For a while now, Fraser and I, and Fraser and Phil, and the three of us together have randomly batted around the idea of taking what we do to a whole new level: To take the best lessons from Khan Academy, to take what we know about online publishing, and to take all the best of IYA and step up and do things at a new level. We’ve talked about writing books, and launching a satellite, and taking citizen science from just crowd sourced to open source. We’ve done a lot of talking and thinking, and, well, plotting.
CosmoQuest is how we start to make our vision a reality.
This community website is going to bring together all the components of a research learning environment (aka grad school), from content in the form of classes, resources, and a blog, to research in the form of citizen science, to social engagement through a forum, social media, and real world activities.
We are partnering directly with science missions to develop citizen science projects that meet the needs of the communities most invested in seeing science come out of their data. We’re working with Mercury MESSENGER, the Dawn Mission, LRO, and Space Telescope Science Institute to build a series of projects that map the surfaces of rocky worlds and explore the atmospheres of planets and small bodies the solar system over. We are also working on building a partnership with GLOBE at Night, so that we can drive our users to their project, and so that we can provide an ongoing community for their participants in the lulls between Dark Skies measurements.
We want to make sure our community members have the chance to understand what they are contributing to, and we want teachers and amateurs doing EPO to receive the professional development they need. Toward this end, we’ll be providing for free, online lectures and short online courses related to each project that are geared at teaching the science behind the citizen science projects. We’re also partnering with GTTP to do global teacher training, and we’ll be providing training for the Night Sky Network and Astronomers without Borders whenever we can – one of our goals is to reach out to amateurs and get them the materials and training needed to use CosmoQuest in their outreach.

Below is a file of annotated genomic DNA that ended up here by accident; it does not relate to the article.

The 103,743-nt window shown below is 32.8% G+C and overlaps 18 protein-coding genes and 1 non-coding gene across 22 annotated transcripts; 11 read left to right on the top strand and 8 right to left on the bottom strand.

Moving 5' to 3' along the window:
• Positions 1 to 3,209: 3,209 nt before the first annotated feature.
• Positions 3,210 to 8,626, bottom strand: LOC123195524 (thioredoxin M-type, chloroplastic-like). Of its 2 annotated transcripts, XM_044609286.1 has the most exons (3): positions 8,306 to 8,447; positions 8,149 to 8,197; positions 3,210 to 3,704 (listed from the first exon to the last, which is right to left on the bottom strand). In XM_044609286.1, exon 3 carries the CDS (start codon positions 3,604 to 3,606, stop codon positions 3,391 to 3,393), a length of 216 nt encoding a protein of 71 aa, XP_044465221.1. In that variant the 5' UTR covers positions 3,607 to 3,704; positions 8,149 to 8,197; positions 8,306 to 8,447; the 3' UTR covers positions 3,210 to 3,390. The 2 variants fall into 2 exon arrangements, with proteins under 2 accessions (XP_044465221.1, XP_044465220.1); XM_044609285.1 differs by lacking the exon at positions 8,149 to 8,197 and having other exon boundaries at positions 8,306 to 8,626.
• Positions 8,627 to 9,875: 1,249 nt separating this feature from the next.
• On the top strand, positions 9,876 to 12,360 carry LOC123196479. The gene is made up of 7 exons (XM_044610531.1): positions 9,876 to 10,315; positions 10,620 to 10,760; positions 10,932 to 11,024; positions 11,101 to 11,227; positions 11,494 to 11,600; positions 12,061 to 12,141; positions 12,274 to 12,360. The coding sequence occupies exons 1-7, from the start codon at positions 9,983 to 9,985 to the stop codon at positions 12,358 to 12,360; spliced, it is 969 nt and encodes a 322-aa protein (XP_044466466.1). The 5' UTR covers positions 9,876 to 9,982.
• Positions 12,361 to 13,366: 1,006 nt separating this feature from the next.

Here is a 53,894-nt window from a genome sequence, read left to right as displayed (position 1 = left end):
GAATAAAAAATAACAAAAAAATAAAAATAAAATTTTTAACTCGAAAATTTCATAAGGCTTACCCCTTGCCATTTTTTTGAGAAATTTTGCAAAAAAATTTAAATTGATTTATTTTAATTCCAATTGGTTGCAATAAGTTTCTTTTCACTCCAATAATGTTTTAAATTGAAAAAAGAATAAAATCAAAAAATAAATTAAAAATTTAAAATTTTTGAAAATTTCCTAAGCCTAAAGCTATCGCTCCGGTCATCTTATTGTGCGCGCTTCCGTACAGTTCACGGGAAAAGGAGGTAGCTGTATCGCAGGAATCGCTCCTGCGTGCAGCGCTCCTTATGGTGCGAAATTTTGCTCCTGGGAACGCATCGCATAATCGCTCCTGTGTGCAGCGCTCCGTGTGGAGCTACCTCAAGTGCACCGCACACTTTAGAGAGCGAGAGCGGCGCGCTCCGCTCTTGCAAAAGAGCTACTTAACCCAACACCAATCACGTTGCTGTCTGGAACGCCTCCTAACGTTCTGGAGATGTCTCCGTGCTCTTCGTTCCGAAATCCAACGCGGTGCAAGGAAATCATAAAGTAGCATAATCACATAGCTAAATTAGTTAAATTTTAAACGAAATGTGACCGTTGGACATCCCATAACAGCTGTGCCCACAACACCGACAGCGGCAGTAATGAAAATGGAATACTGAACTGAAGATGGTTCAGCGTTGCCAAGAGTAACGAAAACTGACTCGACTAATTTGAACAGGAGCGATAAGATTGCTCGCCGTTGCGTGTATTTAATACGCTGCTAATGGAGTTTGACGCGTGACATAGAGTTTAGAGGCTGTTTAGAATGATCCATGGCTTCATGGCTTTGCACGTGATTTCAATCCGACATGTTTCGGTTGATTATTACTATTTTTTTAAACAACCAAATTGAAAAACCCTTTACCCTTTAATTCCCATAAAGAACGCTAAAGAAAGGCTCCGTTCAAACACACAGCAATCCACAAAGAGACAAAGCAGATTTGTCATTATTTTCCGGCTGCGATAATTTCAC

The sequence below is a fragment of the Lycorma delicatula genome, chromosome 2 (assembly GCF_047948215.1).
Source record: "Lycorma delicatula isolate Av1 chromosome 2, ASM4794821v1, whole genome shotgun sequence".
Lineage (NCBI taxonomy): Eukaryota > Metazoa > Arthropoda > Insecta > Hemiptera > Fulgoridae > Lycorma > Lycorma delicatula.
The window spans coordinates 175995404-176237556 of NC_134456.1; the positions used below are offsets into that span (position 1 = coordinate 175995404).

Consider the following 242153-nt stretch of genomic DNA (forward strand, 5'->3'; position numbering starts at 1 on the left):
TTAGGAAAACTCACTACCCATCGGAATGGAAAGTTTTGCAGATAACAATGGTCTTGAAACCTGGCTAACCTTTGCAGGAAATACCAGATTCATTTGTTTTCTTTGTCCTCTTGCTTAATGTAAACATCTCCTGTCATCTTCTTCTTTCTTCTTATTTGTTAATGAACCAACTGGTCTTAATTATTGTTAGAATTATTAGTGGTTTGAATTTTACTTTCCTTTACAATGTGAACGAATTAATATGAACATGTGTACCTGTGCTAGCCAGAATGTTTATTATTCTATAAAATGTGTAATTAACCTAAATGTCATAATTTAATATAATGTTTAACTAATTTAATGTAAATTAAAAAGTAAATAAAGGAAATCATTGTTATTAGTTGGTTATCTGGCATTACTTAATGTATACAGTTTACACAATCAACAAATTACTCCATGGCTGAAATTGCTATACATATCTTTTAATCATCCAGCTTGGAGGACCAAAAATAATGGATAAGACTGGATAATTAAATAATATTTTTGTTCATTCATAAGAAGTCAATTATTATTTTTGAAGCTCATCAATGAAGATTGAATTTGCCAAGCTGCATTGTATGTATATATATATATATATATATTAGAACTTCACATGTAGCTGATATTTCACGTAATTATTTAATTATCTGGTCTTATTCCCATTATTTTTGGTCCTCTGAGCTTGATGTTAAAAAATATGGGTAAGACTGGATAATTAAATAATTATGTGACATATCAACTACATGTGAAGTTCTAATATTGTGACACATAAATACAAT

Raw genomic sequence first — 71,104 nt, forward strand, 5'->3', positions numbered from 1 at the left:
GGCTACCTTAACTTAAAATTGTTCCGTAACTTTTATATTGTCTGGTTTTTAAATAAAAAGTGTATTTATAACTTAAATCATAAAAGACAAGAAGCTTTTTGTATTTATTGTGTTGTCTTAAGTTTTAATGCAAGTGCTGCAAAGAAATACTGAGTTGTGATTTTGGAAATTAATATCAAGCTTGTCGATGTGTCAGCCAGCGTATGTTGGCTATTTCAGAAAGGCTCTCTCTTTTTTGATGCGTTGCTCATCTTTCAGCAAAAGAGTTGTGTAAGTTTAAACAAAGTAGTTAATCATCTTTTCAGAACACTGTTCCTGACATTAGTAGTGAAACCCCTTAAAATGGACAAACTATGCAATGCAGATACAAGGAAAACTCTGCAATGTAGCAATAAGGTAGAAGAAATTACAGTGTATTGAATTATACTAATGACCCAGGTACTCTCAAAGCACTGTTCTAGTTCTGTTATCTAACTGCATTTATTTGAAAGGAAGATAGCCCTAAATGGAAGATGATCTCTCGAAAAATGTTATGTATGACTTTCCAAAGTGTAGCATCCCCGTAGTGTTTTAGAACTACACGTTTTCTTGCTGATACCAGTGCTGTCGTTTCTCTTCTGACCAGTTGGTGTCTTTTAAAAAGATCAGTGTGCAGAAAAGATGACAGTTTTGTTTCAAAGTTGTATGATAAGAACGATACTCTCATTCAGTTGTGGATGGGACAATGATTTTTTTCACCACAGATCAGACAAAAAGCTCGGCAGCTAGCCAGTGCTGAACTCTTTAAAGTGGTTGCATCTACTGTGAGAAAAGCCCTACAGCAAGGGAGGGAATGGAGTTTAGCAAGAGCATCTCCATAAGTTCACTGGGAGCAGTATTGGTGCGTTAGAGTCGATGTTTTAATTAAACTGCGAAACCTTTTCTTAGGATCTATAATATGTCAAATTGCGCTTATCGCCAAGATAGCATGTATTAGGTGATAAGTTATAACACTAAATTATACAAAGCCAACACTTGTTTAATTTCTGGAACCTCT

We’ll also have a forum and blog that together allow us to keep everyone up to date, while enabling mentoring, asking questions, providing feedback, and just talking. We’ll maintain a community calendar, and a group on Meetup to help get people meeting face-to-face.
And we will provide resources. We want teachers to easily get everything they need to teach the science topics of our citizen science in their classrooms. To this end, we’re developing kits that include hands on activities, in many cases incorporating the best of Hands on Universe, GTTP, and Universal Awareness side by side with our own citizen science projects.
We also want users who just want to dig into the data to know how to do it, and we’re talking with Emily Lakdawalla of the Planetary Society to create an Image Miner’s Codex.
And for those who just want to learn it all, we’re going to be indexing in the relevant content from Astronomy Cast, Universe Today, and 365 Days of Astronomy.
Our goal is to create a community of people bent on together helping scientists do science; a community of people who can explain why what they do matters, and what questions they are helping to answer. We want to create a community, and here is where I invite all of you to be a part of what we’re doing. The site will launch January 1, and we are working today to build calendars of events to send people to, collections of resources to expose people to, and networks of people that we can help do what they do better through the resources we’ll be creating. You can guide us – help us build this to meet your needs. Use the comments below to tell what you think, and what you want this to be.